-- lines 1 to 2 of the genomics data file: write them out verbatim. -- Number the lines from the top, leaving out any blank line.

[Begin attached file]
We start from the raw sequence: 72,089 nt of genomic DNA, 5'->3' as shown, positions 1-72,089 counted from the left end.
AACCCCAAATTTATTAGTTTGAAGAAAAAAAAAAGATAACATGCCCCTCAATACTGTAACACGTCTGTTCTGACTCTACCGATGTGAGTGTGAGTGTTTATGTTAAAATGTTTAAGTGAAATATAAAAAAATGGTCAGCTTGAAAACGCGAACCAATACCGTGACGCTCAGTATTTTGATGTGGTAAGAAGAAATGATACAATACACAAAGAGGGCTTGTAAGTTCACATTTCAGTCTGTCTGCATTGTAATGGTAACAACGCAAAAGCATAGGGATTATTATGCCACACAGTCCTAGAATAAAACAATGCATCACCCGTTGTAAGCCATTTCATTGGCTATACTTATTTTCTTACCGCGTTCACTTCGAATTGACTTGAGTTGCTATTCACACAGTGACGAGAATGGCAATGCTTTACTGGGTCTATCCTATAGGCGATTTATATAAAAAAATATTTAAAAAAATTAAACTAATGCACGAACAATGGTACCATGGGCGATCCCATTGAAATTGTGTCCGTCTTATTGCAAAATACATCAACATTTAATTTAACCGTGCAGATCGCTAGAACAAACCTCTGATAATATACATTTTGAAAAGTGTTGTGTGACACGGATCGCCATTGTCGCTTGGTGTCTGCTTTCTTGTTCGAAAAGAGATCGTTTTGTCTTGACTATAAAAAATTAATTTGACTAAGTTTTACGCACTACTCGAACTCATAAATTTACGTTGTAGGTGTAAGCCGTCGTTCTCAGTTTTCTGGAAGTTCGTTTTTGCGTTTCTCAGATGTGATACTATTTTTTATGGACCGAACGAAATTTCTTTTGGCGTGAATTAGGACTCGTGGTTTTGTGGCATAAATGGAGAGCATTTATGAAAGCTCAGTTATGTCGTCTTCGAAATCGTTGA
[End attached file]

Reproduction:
We start from the raw sequence: 72,089 nt of genomic DNA, 5'->3' as shown, positions 1-72,089 counted from the left end.
AACCCCAAATTTATTAGTTTGAAGAAAAAAAAAAGATAACATGCCCCTCAATACTGTAACACGTCTGTTCTGACTCTACCGATGTGAGTGTGAGTGTTTATGTTAAAATGTTTAAGTGAAATATAAAAAAATGGTCAGCTTGAAAACGCGAACCAATACCGTGACGCTCAGTATTTTGATGTGGTAAGAAGAAATGATACAATACACAAAGAGGGCTTGTAAGTTCACATTTCAGTCTGTCTGCATTGTAATGGTAACAACGCAAAAGCATAGGGATTATTATGCCACACAGTCCTAGAATAAAACAATGCATCACCCGTTGTAAGCCATTTCATTGGCTATACTTATTTTCTTACCGCGTTCACTTCGAATTGACTTGAGTTGCTATTCACACAGTGACGAGAATGGCAATGCTTTACTGGGTCTATCCTATAGGCGATTTATATAAAAAAATATTTAAAAAAATTAAACTAATGCACGAACAATGGTACCATGGGCGATCCCATTGAAATTGTGTCCGTCTTATTGCAAAATACATCAACATTTAATTTAACCGTGCAGATCGCTAGAACAAACCTCTGATAATATACATTTTGAAAAGTGTTGTGTGACACGGATCGCCATTGTCGCTTGGTGTCTGCTTTCTTGTTCGAAAAGAGATCGTTTTGTCTTGACTATAAAAAATTAATTTGACTAAGTTTTACGCACTACTCGAACTCATAAATTTACGTTGTAGGTGTAAGCCGTCGTTCTCAGTTTTCTGGAAGTTCGTTTTTGCGTTTCTCAGATGTGATACTATTTTTTATGGACCGAACGAAATTTCTTTTGGCGTGAATTAGGACTCGTGGTTTTGTGGCATAAATGGAGAGCATTTATGAAAGCTCAGTTATGTCGTCTTCGAAATCGTTGA